New York man Robert Mapplethorpe (1946-1989) wanted to do one thing with his life: to live for art. During his teens and early twenties, he experimented with drawing, painting and sculpture.
Then, in 1970 a friend gave Robert a loan of a 360 Land camera, a clunky but technically simple, silver and black device. Robert settled on the camera as his creative tool of expression because “it was more honest.”
At first, Robert restricted himself to only taking pictures of his former -girlfriend and life-long creative partner the singer Patti Smith. The confines of a single muse shaped his creative vision and enabled him to hone his technique. In Just Kids, Patti writes:
“He was comfortable with me and he needed time to get his technique down. The mechanics of the camera were simple, but the options were limited.”
Robert developed his technique and visual eye with the 360 Land Camera and later a Polaroid. In 1973, he held his first solo photography exhibition at the Light Gallery in New York.
With success, came more financial and creative resources. A patron bought Robert an expensive Hasselblad camera (a type of camera previously used to photograph the moon landings).
Although a professional-grade camera gave Robert more choices and control over his use of light, he didn’t learn anything about the creative process from having access to more powerful tools.
According to Patti, “Robert had already defined his visual vocabulary. The new taught him nothing, just allowed him to get exactly what he was looking for.”
What Robert was looking for was to document New York’s S&M scene, and a subsequent exhibition shocked audiences and impressed his peers. He said:
“I don’t like that particular word ‘shocking.’ I’m looking for the unexpected. I’m looking for things I’ve never seen before … I was in a position to take those pictures. I felt an obligation to do them.”
Robert went on to photograph a series of male and female nudes; delicate flower still lives lifes and portraits of artists and celebrities. He also collaborated intensely with the world’s first female bodybuilder Lisa Lyon.
He continued to push photography forward as an art form until he died of AIDS in 1989.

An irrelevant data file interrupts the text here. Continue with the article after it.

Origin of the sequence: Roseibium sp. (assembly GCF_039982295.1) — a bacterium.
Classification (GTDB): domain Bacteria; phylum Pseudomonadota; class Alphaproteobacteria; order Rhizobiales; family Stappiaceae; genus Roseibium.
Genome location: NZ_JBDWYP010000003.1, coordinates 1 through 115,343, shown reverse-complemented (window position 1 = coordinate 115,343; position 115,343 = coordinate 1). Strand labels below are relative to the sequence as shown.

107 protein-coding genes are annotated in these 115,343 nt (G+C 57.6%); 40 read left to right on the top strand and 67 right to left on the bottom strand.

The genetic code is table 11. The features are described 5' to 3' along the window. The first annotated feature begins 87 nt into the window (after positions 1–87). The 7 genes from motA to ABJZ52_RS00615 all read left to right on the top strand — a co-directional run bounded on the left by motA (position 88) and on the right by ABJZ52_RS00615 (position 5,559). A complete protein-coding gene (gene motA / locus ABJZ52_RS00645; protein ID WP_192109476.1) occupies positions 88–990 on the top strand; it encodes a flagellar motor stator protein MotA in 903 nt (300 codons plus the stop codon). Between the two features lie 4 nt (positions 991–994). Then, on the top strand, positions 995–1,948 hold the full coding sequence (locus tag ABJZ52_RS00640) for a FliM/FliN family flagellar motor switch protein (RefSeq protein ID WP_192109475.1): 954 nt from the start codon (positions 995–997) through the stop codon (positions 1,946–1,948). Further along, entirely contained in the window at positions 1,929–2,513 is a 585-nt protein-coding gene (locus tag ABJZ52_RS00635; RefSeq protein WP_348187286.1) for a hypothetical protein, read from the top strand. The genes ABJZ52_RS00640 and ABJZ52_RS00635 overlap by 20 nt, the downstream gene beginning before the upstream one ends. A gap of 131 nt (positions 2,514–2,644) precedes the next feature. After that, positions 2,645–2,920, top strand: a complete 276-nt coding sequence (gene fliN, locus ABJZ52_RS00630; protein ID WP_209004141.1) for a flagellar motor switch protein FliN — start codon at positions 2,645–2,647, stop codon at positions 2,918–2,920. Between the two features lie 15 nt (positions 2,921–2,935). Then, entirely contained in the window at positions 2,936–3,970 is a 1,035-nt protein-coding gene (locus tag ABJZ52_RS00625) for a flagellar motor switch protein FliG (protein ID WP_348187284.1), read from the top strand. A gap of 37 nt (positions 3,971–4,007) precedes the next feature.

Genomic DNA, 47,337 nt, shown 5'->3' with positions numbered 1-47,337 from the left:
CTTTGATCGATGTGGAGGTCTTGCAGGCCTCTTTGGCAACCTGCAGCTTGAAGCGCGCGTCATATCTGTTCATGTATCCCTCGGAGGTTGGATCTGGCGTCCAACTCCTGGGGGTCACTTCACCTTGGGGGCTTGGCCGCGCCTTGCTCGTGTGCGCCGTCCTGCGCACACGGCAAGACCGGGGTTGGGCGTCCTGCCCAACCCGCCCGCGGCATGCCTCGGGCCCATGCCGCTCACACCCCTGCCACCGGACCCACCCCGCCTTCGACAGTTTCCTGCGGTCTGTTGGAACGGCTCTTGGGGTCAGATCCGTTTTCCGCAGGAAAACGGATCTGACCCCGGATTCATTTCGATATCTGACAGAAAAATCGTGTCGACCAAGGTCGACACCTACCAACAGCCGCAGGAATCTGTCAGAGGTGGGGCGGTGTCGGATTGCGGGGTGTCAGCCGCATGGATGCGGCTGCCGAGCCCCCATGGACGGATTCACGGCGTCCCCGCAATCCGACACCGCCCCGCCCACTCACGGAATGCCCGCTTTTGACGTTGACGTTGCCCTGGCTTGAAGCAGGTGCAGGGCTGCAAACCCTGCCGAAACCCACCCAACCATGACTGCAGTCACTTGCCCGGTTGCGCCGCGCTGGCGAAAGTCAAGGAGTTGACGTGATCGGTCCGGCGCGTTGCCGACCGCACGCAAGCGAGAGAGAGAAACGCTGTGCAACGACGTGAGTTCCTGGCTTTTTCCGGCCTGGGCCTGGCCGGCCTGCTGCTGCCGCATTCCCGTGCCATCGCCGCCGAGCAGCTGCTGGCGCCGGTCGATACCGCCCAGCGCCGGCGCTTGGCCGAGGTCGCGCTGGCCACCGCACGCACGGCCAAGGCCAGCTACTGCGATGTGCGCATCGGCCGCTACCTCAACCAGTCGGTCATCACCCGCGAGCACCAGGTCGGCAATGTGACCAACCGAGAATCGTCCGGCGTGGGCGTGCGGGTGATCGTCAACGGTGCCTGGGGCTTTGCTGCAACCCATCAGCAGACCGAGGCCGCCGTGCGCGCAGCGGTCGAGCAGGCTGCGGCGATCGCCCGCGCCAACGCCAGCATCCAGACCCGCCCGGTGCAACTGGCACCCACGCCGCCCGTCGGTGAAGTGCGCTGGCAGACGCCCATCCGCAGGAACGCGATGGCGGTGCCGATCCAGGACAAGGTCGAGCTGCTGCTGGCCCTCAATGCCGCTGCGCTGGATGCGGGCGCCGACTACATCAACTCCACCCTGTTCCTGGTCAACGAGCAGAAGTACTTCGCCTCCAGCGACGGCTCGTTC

Today, Robert is regarded as one of the twentieth century’s most provocative visual artists, and his work is displayed in galleries around the United States, South America and Europe.
The Creative Power of Limits
Limitations aren’t confining; they’re liberating.
Creative masters like Robert Mapplethorpe saw chaos around them and brought order to it. What better way to bring order than to restrict yourself to a few chosen tools, a big idea or means of expression.
If you were told you could write, draw, film or paint anything you liked using any material imaginable, it would be difficult to know where to start.
On the other hand, if you were given a creative brief that required you to write 1,000 words about the importance of storytelling or sketch Dublin city at dawn using charcoal, these restrictions would force your brain to come up with more inspired ideas.
You can overcome creative overwhelm by narrowing your choices.
For example, if you don’t have the freedom to work on your ideas for eight hours straight because you have a job or other personal commitments, use the constraint of time to create what’s most important to you first thing in the morning or at night.
Don’t afraid of a looming deadline; use it as a catalyst to drive yourself and your project forwards.
Or if you lack the financial resources to conclude your project, reduce, remove and simplify your work and then finish what you can afford. You can always come back to the unfinished parts of your creative project later on.
Creative masters like Robert Mapplethorpe impose constraints on their works rather than seeking out unlimited resources. These constraints helped them learn more about the creative process.
When you have too much freedom, getting started or finishing your work can feel impossible. On the other hand, artificially imposed constraints will help you come up with better ideas and give you an end goal to work towards.
It will narrow your creative vision and help you focus on what’s important.
This is an edited extract from The Power of Creativity: How to Conquer Procrastination, Go Deep Into Your Work and Find Success (Book 3 in a 3-part series)